Your granite coutertops have been sealed. Most natural stone should be sealed every 1-4 years, with some requiring less frequent sealing.
Dos and Don'ts
DO Clean surfaces with mild detergent or stone soap.
DO Thoroughly rinse and dry the surface after washing.
DO Blot up spills immediately.
DON'T Use vinegar, lemon juice or other cleaners containing acids.
DON'T Use cleaners that contain acid such as bathroom cleaners, grout cleaners or tub & tile cleaners.
DON'T Use abrasive cleaners such as dry cleansers or soft cleansers.
DON'T place hot items directly on the stone surface for stone retains heat, Granite is highly heat resistant.
DON'T use your granite countertops as a cutting board for it will dull your knives.
DON'T Mix bleach and ammonia; this combination creates a toxic and lethal gas.
DON'T Ever mix chemicals together unless directions specifically instruct you to do so.
If cleaners aren’t enough to remove dried food, paint, glues, etc., from your tops a safety razor blade may be used.
Using slight pressure and laying the blade almost flat is frequently enough to remove these residues.
Scratching and staining on granite surfaces is rare because of the material’s hardness. If you have stained your stone, don’t worry. As it is a natural stone and has porosity, the stain may be removed by reversing the staining. Stains should be identified and treated as soon as possible. For more information, please give us a call us at 704-458-3088
or visit the Marble Institute of America website www.marble-institute.com
Quartz is nonporous, your countertops will never need sealing.
Simply clean your Quartz surface using a clean, soft cloth or sponge with a mild dish-soap diluted in warm water. Your Quartz is naturally resistant to surface staining from cooking oils, wine, coffee, etc. In most cases, a mild dish-soap and water is enough to keep your Quartz looking clean. Afterwards, thoroughly rinse with clean water and dry with soft cloth or paper towel to prevent spotting. For best results, clean as you go, removing liquid spills and dried foods as soon as possible.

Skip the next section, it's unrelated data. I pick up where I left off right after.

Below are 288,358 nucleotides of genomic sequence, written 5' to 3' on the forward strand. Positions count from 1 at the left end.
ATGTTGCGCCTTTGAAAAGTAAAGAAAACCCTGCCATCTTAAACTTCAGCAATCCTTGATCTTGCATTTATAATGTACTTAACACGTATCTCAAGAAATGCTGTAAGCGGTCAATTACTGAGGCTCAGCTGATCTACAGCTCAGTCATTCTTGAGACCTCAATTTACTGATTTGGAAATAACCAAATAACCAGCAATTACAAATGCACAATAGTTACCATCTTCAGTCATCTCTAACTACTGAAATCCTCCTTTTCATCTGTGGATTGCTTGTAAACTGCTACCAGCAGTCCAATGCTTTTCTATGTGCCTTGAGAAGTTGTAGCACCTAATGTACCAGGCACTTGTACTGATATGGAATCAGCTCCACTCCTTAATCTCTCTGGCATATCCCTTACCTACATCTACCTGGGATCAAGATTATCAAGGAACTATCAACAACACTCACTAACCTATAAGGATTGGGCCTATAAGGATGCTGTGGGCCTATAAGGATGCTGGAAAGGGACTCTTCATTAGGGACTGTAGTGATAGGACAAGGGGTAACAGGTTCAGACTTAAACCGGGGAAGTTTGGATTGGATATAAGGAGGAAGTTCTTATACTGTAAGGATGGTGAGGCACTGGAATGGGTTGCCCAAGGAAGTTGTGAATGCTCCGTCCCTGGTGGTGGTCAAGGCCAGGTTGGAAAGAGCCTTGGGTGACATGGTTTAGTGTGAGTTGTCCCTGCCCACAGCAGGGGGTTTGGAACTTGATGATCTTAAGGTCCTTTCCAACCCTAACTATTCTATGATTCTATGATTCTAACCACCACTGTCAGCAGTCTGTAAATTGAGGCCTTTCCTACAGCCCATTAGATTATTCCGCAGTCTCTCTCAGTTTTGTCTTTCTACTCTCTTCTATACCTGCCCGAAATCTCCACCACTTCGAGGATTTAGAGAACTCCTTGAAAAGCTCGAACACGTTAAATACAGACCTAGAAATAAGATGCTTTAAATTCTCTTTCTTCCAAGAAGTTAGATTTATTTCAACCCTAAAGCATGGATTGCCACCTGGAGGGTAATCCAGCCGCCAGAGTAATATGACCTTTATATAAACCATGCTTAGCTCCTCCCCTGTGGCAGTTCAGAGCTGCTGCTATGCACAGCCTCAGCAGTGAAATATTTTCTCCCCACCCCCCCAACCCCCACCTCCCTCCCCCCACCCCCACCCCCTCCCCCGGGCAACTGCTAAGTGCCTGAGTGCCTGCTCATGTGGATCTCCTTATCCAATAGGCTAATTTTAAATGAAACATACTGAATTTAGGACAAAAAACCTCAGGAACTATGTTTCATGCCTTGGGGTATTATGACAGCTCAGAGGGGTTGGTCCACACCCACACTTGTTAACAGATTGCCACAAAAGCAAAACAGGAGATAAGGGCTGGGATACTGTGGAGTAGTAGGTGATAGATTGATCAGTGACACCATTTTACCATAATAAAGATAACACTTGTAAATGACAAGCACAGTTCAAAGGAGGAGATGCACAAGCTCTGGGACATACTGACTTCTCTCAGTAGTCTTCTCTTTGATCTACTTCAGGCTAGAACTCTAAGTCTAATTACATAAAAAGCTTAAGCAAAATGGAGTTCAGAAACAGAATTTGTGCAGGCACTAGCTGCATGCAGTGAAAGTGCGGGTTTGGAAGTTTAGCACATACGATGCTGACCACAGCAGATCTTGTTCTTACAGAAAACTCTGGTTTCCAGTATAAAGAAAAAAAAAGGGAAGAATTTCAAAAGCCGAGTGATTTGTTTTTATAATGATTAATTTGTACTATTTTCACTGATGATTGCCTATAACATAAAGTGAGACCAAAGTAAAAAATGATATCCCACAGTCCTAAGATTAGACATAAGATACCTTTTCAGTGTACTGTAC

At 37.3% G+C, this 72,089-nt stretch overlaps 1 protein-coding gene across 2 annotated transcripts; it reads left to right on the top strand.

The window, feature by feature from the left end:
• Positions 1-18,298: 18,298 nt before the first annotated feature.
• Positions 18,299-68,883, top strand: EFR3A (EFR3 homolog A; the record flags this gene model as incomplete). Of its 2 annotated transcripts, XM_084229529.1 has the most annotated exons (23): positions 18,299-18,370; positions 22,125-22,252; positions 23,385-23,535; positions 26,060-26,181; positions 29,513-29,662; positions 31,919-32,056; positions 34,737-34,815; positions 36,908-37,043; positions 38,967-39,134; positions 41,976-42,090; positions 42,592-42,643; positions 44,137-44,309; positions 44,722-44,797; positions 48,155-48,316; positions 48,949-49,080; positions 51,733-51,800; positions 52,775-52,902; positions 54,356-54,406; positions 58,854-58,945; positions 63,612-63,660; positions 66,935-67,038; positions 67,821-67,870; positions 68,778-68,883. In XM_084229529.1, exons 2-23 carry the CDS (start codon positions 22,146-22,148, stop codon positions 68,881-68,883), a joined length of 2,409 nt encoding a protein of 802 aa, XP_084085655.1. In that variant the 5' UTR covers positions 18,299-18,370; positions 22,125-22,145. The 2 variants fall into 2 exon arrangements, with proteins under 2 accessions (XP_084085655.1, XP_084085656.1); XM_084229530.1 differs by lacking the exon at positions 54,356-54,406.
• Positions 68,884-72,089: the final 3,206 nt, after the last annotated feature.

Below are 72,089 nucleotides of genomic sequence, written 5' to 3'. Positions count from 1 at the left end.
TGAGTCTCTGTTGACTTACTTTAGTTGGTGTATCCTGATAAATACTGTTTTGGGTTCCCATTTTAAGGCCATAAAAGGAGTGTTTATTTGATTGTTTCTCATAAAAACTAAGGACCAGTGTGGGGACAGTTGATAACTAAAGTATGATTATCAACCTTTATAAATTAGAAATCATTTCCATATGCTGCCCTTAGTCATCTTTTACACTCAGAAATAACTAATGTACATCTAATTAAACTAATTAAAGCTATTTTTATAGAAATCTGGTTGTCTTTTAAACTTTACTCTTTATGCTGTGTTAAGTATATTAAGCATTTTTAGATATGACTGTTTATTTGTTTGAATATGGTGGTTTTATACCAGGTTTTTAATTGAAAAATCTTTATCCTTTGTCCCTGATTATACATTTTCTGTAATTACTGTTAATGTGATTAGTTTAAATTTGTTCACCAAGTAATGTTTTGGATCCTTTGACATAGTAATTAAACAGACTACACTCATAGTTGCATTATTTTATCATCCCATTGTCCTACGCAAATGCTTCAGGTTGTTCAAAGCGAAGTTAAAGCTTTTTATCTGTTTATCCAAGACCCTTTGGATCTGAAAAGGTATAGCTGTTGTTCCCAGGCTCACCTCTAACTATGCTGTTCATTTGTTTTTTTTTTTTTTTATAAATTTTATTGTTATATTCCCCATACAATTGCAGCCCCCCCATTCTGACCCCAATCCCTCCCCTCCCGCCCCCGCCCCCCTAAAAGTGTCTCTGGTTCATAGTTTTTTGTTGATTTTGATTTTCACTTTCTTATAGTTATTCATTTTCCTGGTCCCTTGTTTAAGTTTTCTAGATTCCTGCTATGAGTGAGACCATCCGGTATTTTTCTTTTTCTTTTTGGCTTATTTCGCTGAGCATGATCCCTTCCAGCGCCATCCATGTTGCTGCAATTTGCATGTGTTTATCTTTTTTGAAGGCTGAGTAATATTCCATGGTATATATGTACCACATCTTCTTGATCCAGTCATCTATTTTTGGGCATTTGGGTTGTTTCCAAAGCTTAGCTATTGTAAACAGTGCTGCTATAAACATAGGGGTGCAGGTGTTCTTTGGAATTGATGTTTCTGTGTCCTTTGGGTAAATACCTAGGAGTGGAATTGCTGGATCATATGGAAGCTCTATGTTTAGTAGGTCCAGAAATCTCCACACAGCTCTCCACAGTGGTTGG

In case you forgot to clean a stubborn spill: We recommend that you scrape away any residue with a plastic putty knife. Then use a mild household cleaner, such as 409®, Fantastik®, Lysol®, or Windex®. Soak the area for up to 10 minutes with one of the above cleaners and vigorously wipe away with a non scratch Scotch Brite® pad.
While casual exposure to acid or alkaline materials will not damage Quartz, high alkaline (high-pH) or acidic (low-pH) cleansers are not recommended. They are not necessary to clean or sanitize your Quartz surface.
Do not expose Quartz to products like bleach, oven cleaners, Comet®, Soft Scrub®, SOS®, products with pumice, batteries, paint removers, furniture strippers, tarnish or silver cleaners, or the like. Do not use abrasive or harsh scrub pads. Do not apply any sealers, penetrates or topical treatments to Quartz under any circumstances. Such products will wear off and may cause an aesthetically unpleasing appearance.
Quartz is highly heat resistant. However, no Quartz countertop surface is completely unaffected by any kind of direct heat. You must use a trivet or hot-pad to insure protection for countertop surface from heated cookware. Do not use crock pots or electric skillets while in direct contact with your Quartz. Always place heated cookware on a trivet or cutting board to protect your countertop. Certain exposure to heat may cause damage due to thermal shock. Quartz is durable and resistant surface. However, all stones can be damaged by force and no stone is chip or scratch-proof. Objects hitting edges particularly at sinks or dishwashers may cause chips. Do not use knifes, Quartz is not scratchproof. Surface markings are more visible on darker and homogenous colors than multi-colored surfaces. Quartz should not be used as a cutting surface. You must use a cutting board that is appropriate for your cutting tools.
Quartz can only be use indoors.
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